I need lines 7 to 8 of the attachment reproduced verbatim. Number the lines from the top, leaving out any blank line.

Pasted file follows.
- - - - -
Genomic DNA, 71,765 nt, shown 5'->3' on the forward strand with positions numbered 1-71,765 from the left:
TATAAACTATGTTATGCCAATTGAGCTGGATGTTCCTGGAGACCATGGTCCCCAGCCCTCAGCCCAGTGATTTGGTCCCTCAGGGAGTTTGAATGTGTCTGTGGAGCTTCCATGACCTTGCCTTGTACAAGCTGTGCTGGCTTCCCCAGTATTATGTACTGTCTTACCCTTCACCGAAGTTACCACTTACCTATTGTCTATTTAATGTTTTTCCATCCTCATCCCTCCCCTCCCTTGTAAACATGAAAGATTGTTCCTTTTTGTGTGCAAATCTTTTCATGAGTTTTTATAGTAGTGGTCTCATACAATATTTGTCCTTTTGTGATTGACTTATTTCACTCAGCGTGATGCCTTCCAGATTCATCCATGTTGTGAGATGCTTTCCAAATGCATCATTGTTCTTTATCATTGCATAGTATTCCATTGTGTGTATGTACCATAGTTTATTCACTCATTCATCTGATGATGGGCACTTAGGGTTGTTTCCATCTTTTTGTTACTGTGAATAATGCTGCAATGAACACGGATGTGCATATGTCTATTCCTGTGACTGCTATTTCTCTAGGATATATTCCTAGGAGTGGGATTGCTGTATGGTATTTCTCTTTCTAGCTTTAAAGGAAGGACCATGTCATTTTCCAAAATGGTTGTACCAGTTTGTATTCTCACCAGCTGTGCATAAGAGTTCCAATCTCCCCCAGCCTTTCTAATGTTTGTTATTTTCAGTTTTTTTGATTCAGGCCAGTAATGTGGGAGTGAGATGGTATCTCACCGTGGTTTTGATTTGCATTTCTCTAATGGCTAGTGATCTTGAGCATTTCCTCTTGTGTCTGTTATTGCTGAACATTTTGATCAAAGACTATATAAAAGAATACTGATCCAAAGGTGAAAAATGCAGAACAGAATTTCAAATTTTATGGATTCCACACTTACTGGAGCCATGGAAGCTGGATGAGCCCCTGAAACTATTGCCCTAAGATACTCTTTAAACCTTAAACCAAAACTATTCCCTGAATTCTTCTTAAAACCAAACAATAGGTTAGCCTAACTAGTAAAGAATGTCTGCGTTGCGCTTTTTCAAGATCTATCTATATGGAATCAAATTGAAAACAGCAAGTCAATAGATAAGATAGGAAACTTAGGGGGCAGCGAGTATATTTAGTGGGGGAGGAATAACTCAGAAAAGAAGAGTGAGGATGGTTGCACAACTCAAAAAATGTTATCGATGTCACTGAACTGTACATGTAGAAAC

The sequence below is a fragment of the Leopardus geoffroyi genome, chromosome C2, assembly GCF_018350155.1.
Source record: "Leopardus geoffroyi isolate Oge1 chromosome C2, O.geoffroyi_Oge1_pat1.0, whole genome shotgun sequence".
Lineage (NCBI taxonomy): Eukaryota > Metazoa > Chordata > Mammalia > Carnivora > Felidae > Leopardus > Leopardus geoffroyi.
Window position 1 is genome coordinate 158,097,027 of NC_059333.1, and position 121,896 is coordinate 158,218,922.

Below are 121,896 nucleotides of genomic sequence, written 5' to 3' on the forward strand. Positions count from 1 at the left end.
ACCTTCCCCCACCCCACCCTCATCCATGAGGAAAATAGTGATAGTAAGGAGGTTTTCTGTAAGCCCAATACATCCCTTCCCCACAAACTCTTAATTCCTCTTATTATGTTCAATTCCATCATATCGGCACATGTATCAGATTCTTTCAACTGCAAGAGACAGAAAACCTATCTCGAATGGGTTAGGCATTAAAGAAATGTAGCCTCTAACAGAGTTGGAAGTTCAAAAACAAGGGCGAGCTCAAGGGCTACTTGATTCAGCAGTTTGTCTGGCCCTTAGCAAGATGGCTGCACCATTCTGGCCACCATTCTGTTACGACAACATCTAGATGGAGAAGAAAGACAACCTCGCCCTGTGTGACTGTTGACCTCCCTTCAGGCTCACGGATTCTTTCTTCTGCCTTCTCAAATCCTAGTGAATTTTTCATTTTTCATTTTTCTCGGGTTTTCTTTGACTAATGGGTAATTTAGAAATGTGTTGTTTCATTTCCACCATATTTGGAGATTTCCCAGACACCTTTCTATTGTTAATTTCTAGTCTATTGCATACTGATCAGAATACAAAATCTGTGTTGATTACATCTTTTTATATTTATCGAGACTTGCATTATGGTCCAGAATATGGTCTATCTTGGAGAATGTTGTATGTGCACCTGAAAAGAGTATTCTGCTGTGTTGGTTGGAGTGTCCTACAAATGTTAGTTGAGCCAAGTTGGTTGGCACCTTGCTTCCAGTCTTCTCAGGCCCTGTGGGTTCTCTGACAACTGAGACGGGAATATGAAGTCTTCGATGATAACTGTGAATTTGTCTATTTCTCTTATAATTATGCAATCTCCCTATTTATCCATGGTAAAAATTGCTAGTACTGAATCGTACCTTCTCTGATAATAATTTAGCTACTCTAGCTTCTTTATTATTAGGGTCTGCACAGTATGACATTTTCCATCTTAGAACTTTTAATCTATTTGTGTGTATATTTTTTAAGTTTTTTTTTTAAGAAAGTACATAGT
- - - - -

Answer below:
Below are 121,896 nucleotides of genomic sequence, written 5' to 3' on the forward strand. Positions count from 1 at the left end.
ACCTTCCCCCACCCCACCCTCATCCATGAGGAAAATAGTGATAGTAAGGAGGTTTTCTGTAAGCCCAATACATCCCTTCCCCACAAACTCTTAATTCCTCTTATTATGTTCAATTCCATCATATCGGCACATGTATCAGATTCTTTCAACTGCAAGAGACAGAAAACCTATCTCGAATGGGTTAGGCATTAAAGAAATGTAGCCTCTAACAGAGTTGGAAGTTCAAAAACAAGGGCGAGCTCAAGGGCTACTTGATTCAGCAGTTTGTCTGGCCCTTAGCAAGATGGCTGCACCATTCTGGCCACCATTCTGTTACGACAACATCTAGATGGAGAAGAAAGACAACCTCGCCCTGTGTGACTGTTGACCTCCCTTCAGGCTCACGGATTCTTTCTTCTGCCTTCTCAAATCCTAGTGAATTTTTCATTTTTCATTTTTCTCGGGTTTTCTTTGACTAATGGGTAATTTAGAAATGTGTTGTTTCATTTCCACCATATTTGGAGATTTCCCAGACACCTTTCTATTGTTAATTTCTAGTCTATTGCATACTGATCAGAATACAAAATCTGTGTTGATTACATCTTTTTATATTTATCGAGACTTGCATTATGGTCCAGAATATGGTCTATCTTGGAGAATGTTGTATGTGCACCTGAAAAGAGTATTCTGCTGTGTTGGTTGGAGTGTCCTACAAATGTTAGTTGAGCCAAGTTGGTTGGCACCTTGCTTCCAGTCTTCTCAGGCCCTGTGGGTTCTCTGACAACTGAGACGGGAATATGAAGTCTTCGATGATAACTGTGAATTTGTCTATTTCTCTTATAATTATGCAATCTCCCTATTTATCCATGGTAAAAATTGCTAGTACTGAATCGTACCTTCTCTGATAATAATTTAGCTACTCTAGCTTCTTTATTATTAGGGTCTGCACAGTATGACATTTTCCATCTTAGAACTTTTAATCTATTTGTGTGTATATTTTTTAAGTTTTTTTTTTAAGAAAGTACATAGT